On August 18, 2009 I found this definition of Sales 2.0 from http://blog.bridgegroupinc.com/blog/:
“Sales 2.0 is an approach not a sales process. It requires you to transform your business from one that is focused on selling to one that is focused on letting the market buy from you.
Sales 2.0 requires a change in mindset. It requires focus on buyer personas, lead nurturing, content development, social networking, web 2.0 tools, etc.”
I have been looking for a good definition of Sales 2.0 for while now. The following definitely helps to understand what it is not. Brandon from salesteamtools.com wrote a great post entitled The Wrong Definition of Sales 2.0 on January 6, 2009:
“There’s been a new term making the rounds the last couple years: “Sales 2.0.” But as with anything “2.0,” a few are leading the charge to innovate, while others are jumping on the bandwagon simply to use the term.
The sad thing is, while some of the latter group carry solid sales training credentials, they would have you believe that teaching 2.0 means regurgitating the same advice given over the last 45 years.
Here’s a call out to sales authors to use Sales 2.0 and mean it. If 2.0 refers to the “new version” or “next generation” or “next evolution” or “new approach” for doing something, then it can never be about reissuing a message that’s been taught for years.
Sales 2.0 is not “ask more questions.”
Sales 2.0 is not “sell yourself.”
Sales 2.0 is not “sell benefits, not features.”
Sales 2.0 is not “be unique.”
Sales 2.0 is not “don’t sell on price.”
Sales 2.0 is not “be sharp on the phone.”
Sales has always been about those things. The fact that it’s more important today than 5, 10, or 20 years ago, doesn’t suddenly make it innovative or insightful advice. Those are sales principles, they’re certainly not innovative techniques or approaches. […]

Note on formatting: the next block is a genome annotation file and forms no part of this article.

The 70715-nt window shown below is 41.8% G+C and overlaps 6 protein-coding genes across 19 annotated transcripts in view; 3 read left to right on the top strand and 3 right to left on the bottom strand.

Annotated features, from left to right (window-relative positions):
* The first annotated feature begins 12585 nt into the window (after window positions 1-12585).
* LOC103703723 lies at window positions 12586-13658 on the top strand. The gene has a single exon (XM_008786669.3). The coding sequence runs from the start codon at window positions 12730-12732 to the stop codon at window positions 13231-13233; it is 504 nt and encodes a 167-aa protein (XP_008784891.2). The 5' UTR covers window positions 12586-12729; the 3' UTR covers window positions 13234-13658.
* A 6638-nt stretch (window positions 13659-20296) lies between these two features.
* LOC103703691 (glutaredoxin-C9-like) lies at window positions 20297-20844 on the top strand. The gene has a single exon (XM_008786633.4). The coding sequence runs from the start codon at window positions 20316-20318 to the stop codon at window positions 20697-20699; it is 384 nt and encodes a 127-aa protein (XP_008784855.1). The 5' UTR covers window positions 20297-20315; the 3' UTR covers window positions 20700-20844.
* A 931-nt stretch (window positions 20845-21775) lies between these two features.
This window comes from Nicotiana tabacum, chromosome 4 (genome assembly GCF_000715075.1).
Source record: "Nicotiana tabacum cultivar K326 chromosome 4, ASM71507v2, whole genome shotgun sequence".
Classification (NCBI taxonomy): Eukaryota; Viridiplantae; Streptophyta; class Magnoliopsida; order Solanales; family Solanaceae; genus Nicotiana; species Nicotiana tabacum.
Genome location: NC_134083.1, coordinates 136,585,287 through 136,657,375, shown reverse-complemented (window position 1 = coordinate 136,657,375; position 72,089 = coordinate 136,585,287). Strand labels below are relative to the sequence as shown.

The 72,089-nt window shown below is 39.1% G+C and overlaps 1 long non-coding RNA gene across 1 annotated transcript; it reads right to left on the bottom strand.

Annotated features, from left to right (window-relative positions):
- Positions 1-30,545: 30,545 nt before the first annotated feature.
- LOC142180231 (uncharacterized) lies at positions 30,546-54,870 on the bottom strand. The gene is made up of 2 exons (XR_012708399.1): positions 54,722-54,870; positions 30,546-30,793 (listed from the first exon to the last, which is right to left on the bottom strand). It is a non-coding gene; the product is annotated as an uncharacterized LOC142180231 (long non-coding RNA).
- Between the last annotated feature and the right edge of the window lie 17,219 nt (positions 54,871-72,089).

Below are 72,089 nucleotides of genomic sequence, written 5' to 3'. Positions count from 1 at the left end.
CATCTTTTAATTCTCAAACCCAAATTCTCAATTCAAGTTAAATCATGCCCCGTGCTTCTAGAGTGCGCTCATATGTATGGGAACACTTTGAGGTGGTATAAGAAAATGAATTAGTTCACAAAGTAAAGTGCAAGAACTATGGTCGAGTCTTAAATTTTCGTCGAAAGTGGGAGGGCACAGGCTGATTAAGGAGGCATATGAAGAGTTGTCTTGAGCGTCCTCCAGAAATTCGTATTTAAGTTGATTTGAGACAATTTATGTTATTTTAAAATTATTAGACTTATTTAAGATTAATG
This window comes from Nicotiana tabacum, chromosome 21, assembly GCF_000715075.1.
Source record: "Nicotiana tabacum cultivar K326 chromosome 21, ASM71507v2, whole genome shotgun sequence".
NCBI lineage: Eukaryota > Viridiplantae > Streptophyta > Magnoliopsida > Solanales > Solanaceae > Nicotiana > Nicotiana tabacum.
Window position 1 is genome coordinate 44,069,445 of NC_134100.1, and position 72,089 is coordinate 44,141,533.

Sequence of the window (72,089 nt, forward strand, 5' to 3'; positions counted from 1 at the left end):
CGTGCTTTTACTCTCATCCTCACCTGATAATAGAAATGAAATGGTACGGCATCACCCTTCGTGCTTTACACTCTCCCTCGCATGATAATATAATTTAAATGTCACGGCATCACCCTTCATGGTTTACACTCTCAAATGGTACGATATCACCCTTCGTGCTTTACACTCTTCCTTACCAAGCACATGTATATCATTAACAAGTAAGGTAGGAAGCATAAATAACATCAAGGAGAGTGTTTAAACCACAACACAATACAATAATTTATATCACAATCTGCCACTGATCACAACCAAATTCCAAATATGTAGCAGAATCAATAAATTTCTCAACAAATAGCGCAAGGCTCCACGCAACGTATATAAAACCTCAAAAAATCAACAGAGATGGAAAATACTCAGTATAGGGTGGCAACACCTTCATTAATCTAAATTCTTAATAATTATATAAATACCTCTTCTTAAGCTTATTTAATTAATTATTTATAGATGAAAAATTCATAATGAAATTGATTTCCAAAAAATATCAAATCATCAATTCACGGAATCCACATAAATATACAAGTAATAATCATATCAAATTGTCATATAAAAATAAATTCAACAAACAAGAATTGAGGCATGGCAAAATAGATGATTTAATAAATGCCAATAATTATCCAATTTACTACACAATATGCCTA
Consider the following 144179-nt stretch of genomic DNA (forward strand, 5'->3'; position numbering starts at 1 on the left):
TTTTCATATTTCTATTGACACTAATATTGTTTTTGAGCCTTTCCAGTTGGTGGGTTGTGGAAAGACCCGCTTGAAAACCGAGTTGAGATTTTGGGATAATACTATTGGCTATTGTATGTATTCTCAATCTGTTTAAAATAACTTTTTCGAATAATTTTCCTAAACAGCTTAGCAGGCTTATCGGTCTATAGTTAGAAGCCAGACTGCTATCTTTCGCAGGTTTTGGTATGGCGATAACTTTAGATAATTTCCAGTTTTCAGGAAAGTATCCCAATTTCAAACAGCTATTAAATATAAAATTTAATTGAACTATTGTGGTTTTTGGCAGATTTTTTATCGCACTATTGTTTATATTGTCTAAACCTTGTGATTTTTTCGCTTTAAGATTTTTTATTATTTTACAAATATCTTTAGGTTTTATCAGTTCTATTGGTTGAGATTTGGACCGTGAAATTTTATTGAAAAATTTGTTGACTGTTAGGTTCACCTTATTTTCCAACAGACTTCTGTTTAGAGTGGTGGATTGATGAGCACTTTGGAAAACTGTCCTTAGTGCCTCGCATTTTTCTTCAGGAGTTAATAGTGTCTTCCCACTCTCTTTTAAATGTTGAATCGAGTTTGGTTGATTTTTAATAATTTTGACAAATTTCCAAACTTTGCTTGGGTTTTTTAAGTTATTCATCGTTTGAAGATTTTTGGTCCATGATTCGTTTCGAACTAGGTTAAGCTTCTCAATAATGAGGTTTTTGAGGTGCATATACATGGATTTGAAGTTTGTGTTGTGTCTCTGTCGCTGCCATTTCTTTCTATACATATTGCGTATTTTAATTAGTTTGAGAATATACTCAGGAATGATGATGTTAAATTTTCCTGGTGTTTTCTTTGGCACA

If you want to tell people to stick to certain sales principles, I’m on board, if you want to call that advice Sales 2.0, you’re branding it inaccurately.
SalesForce.com is Sales 2.0. Beyond the idea of online prospect management, the applications that have been built onto SalesForce are unreal.
Jigsaw is Sales 2.0. It’s an innovative approach to getting the names and contact info you need to get deals going.
Landslide is Sales 2.0. It’s a whole new approach to sales rep planning and organization.
The Selling to Big Companies approach is Sales 2.0. Jill teaches a way to sell to executives that most salespeople aren’t aware of, and didn’t do 15 years ago.
SalesGenius is Sales 2.0. It takes us beyond phone communications, beyond email communications, to email communications that provide us with follow-through data on customers and prospects.
The Never Cold Call approach is Sales 2.0. Frank gets it, that decision-makers have more distractions and incoming messages now than ever. His self-marketing approach gets you through despite that.
The X2 Sales System is Sales 2.0. Jeff Hardesty teaches a cutting-edge prospecting system, backed up by data, feedback, and killer software, to schedule more appointments.
It may sound cliche, but Seth Godin is Sales 2.0.
Webinars and screencasts are Sales 2.0. There may be good ones and bad ones, but they introduce a new way to demonstrate your product or service and close the deal from thousands of miles away.
Brent Holloway gets Sales 2.0.
Sales 2.0 is about about new approaches to getting sales results. Sometimes they’re techniques, other times they’re tools. They’re not principles — those are timeless. And it’s never about saying the same things as sales trainers from a decade ago.”
Read the entire post The Wrong Definition of Sales 2.0.